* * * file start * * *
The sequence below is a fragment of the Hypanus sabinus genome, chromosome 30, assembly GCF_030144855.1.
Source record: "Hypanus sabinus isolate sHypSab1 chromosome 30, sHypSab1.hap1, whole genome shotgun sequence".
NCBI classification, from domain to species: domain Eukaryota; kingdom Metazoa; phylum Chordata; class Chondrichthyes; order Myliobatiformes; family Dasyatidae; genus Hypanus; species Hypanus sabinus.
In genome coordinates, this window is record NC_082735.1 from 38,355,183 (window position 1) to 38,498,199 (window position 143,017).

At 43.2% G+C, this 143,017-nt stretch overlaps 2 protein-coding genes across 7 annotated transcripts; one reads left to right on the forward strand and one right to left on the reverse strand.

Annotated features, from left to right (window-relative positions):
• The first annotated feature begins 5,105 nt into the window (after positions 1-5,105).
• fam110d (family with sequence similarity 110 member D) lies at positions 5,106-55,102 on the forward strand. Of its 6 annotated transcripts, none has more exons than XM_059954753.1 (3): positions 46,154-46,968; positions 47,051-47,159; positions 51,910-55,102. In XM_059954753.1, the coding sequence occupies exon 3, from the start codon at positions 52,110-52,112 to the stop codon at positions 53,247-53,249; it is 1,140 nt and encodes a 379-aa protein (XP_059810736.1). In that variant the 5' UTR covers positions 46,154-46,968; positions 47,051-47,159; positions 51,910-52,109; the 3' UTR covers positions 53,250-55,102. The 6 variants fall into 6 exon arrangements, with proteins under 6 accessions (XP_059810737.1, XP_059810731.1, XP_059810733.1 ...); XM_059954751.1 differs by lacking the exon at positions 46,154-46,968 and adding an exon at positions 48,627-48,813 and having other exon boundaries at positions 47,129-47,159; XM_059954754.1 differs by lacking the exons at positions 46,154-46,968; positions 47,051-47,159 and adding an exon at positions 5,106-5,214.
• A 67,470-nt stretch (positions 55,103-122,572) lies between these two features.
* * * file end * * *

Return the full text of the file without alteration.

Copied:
The sequence below is a fragment of the Hypanus sabinus genome, chromosome 30, assembly GCF_030144855.1.
Source record: "Hypanus sabinus isolate sHypSab1 chromosome 30, sHypSab1.hap1, whole genome shotgun sequence".
NCBI classification, from domain to species: domain Eukaryota; kingdom Metazoa; phylum Chordata; class Chondrichthyes; order Myliobatiformes; family Dasyatidae; genus Hypanus; species Hypanus sabinus.
In genome coordinates, this window is record NC_082735.1 from 38,355,183 (window position 1) to 38,498,199 (window position 143,017).

At 43.2% G+C, this 143,017-nt stretch overlaps 2 protein-coding genes across 7 annotated transcripts; one reads left to right on the forward strand and one right to left on the reverse strand.

Annotated features, from left to right (window-relative positions):
• The first annotated feature begins 5,105 nt into the window (after positions 1-5,105).
• fam110d (family with sequence similarity 110 member D) lies at positions 5,106-55,102 on the forward strand. Of its 6 annotated transcripts, none has more exons than XM_059954753.1 (3): positions 46,154-46,968; positions 47,051-47,159; positions 51,910-55,102. In XM_059954753.1, the coding sequence occupies exon 3, from the start codon at positions 52,110-52,112 to the stop codon at positions 53,247-53,249; it is 1,140 nt and encodes a 379-aa protein (XP_059810736.1). In that variant the 5' UTR covers positions 46,154-46,968; positions 47,051-47,159; positions 51,910-52,109; the 3' UTR covers positions 53,250-55,102. The 6 variants fall into 6 exon arrangements, with proteins under 6 accessions (XP_059810737.1, XP_059810731.1, XP_059810733.1 ...); XM_059954751.1 differs by lacking the exon at positions 46,154-46,968 and adding an exon at positions 48,627-48,813 and having other exon boundaries at positions 47,129-47,159; XM_059954754.1 differs by lacking the exons at positions 46,154-46,968; positions 47,051-47,159 and adding an exon at positions 5,106-5,214.
• A 67,470-nt stretch (positions 55,103-122,572) lies between these two features.